News In Brief
The White House and congressional negotiators narrowed the gap on the spending bill needed to avoid a federal shutdown, top Republicans said. But Democrats said wide gulfs remain in the $500 billion-plus omnibus measure. Education and environmental issues top their list. The House and Senate vote today on the last legislation before Congress adjourns to campaign for Nov. 3 elections.
President Clinton returned to Washington after Republicans criticized him for attending Democratic Party fund-raisers in New York while Congress grappled with the stopgap spending measure. Aides said the president canceled fund-raising appearances in Miami to be present during the negotiations.
The House approved a $9.2 billion tax cut over nine years that would extend credits for business research and for employers who hire individuals from group such as high-risk youth, ex-felons, and food-stamp recipients. A Senate plan would extend tax credits for a shorter period and include credits for employers who hire welfare recipients. Meanwhile, the White House proposed an additional $11.7 billion tax cut over nine years to the House plan, offset by a $13.1 billion tax increase.
The House unanimously approved a bill that would crack down on pedophiles who use the Internet to lure minors into sexual relations. It also would increase penalties for other crimes against children, including increasing to 15 years the maximum sentence for transporting a minor across state lines in order to engage in illegal sex or prostitution.
Three US-based scientists won the Nobel Prize in physics for discovering how electrons acting together in strong magnetic fields and extremely low temperatures can exhibit fractions of the supposedly indivisible unit electrical charge. This is like finding half a baseball. Robert Laughlin of the US, Horst Stoermer of Germany, and Daniel Tsui of China, who is now a US citizen, will share the $978,000 prize.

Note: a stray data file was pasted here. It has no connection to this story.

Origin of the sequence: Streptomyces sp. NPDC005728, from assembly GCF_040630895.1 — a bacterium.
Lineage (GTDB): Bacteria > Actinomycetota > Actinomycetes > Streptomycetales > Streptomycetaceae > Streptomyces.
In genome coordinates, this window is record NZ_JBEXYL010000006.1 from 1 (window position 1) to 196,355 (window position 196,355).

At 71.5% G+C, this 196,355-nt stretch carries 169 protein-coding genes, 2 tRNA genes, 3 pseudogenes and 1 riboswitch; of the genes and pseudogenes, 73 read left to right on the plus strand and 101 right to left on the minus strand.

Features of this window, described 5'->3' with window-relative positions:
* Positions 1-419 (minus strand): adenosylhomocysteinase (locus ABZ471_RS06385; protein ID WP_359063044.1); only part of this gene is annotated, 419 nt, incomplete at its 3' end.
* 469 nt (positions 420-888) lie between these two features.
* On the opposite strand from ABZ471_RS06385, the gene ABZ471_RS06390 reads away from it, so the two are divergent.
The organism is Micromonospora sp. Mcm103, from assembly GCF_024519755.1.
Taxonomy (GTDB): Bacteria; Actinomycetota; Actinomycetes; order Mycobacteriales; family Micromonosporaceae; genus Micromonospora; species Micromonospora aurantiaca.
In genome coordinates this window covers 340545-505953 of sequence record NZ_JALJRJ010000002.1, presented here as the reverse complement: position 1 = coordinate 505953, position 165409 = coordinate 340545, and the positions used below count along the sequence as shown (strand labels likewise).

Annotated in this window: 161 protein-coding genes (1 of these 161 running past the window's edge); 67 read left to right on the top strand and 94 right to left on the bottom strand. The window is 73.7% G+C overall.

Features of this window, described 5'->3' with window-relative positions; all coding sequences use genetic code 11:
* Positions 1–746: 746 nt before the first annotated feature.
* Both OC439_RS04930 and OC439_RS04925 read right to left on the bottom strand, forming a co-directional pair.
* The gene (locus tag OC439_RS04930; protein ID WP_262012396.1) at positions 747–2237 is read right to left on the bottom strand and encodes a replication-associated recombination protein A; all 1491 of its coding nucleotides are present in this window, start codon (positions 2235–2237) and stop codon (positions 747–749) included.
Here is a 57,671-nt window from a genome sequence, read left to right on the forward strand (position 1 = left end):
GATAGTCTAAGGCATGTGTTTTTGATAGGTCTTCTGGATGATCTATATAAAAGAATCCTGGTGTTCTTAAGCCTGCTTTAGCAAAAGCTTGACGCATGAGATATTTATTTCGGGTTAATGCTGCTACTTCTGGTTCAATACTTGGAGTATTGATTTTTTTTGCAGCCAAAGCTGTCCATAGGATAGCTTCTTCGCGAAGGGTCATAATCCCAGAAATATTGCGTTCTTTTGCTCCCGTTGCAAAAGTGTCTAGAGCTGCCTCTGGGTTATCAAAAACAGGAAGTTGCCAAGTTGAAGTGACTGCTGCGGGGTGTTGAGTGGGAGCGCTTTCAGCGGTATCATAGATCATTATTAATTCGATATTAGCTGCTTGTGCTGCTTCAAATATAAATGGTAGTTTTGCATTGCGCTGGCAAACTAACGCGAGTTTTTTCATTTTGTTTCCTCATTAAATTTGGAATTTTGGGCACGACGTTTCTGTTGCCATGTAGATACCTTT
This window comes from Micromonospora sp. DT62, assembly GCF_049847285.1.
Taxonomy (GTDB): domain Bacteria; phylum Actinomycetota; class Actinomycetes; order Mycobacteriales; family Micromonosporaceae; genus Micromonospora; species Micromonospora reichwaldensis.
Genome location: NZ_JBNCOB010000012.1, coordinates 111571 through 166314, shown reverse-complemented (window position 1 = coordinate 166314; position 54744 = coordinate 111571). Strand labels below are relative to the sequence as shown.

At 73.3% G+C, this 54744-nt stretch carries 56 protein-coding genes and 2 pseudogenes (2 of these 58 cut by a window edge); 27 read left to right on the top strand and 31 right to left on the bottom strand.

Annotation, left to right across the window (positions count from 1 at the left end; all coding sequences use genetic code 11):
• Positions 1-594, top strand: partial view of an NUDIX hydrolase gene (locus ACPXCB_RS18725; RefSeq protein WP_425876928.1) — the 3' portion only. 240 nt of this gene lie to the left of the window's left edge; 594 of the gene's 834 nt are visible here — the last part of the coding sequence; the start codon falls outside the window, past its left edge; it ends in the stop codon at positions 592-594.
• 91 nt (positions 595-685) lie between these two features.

Uncle Sam is charging more greenbacks for green cards. The Immigration and Naturalization Service raised several of its fees affecting immigrants, including its application to apply for permanent residency from $130 to $220. But newcomers were given a reprieve on the cost of applying for citizenship: That won't change until Jan. 15, when application will soar from $95 to $225.
In a major gay-rights case, the Supreme Court let stand a voter initiative that barred Cincinnati from protecting homosexuals against discrimination. The justices, in a 6-to-3 decision, refused to hear a challenge to the controversial measure - which was approved by 62 percent of the voters in a 1993 referendum. It repealed two laws that had barred discrimination based on sexual orientation.
The court also planned to hear arguments on who should set some of the rules, such as price guidelines, when local phone markets open up to long-distance companies. Congress set a goal of opening the $100-billion industry two years ago. Now the federal government and AT&T and MCI are squaring off against state regulators and local phone companies over the competitive market. The court is expected to issue a decision next July.